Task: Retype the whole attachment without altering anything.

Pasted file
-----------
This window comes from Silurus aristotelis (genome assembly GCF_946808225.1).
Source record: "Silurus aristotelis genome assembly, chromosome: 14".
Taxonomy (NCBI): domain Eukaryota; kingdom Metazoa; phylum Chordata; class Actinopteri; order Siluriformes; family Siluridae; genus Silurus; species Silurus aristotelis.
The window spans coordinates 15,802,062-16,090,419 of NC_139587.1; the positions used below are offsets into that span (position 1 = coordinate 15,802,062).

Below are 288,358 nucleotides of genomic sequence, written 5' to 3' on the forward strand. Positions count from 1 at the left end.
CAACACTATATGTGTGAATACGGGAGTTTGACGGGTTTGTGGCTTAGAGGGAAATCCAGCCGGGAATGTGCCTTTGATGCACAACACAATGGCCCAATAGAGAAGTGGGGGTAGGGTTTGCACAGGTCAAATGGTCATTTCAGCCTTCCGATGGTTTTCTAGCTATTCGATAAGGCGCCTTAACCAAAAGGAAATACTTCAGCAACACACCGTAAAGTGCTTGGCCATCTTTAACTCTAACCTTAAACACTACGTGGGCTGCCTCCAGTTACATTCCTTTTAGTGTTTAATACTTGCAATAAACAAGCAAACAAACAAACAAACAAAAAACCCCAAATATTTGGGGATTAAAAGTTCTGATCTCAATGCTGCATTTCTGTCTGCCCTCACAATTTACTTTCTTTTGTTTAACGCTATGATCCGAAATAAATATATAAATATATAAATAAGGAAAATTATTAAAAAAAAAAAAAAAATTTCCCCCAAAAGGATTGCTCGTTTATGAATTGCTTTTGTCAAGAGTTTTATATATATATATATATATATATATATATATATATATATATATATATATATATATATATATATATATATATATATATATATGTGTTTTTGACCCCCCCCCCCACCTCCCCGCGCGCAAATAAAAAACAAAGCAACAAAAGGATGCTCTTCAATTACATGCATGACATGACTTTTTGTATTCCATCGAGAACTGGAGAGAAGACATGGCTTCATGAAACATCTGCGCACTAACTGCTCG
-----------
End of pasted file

This window comes from Silurus aristotelis (genome assembly GCF_946808225.1).
Source record: "Silurus aristotelis genome assembly, chromosome: 14".
Taxonomy (NCBI): domain Eukaryota; kingdom Metazoa; phylum Chordata; class Actinopteri; order Siluriformes; family Siluridae; genus Silurus; species Silurus aristotelis.
The window spans coordinates 15,802,062-16,090,419 of NC_139587.1; the positions used below are offsets into that span (position 1 = coordinate 15,802,062).

Below are 288,358 nucleotides of genomic sequence, written 5' to 3' on the forward strand. Positions count from 1 at the left end.
CAACACTATATGTGTGAATACGGGAGTTTGACGGGTTTGTGGCTTAGAGGGAAATCCAGCCGGGAATGTGCCTTTGATGCACAACACAATGGCCCAATAGAGAAGTGGGGGTAGGGTTTGCACAGGTCAAATGGTCATTTCAGCCTTCCGATGGTTTTCTAGCTATTCGATAAGGCGCCTTAACCAAAAGGAAATACTTCAGCAACACACCGTAAAGTGCTTGGCCATCTTTAACTCTAACCTTAAACACTACGTGGGCTGCCTCCAGTTACATTCCTTTTAGTGTTTAATACTTGCAATAAACAAGCAAACAAACAAACAAACAAAAAACCCCAAATATTTGGGGATTAAAAGTTCTGATCTCAATGCTGCATTTCTGTCTGCCCTCACAATTTACTTTCTTTTGTTTAACGCTATGATCCGAAATAAATATATAAATATATAAATAAGGAAAATTATTAAAAAAAAAAAAAAAATTTCCCCCAAAAGGATTGCTCGTTTATGAATTGCTTTTGTCAAGAGTTTTATATATATATATATATATATATATATATATATATATATATATATATATATATATATATATATATATATATATATATATATGTGTTTTTGACCCCCCCCCCCACCTCCCCGCGCGCAAATAAAAAACAAAGCAACAAAAGGATGCTCTTCAATTACATGCATGACATGACTTTTTGTATTCCATCGAGAACTGGAGAGAAGACATGGCTTCATGAAACATCTGCGCACTAACTGCTCG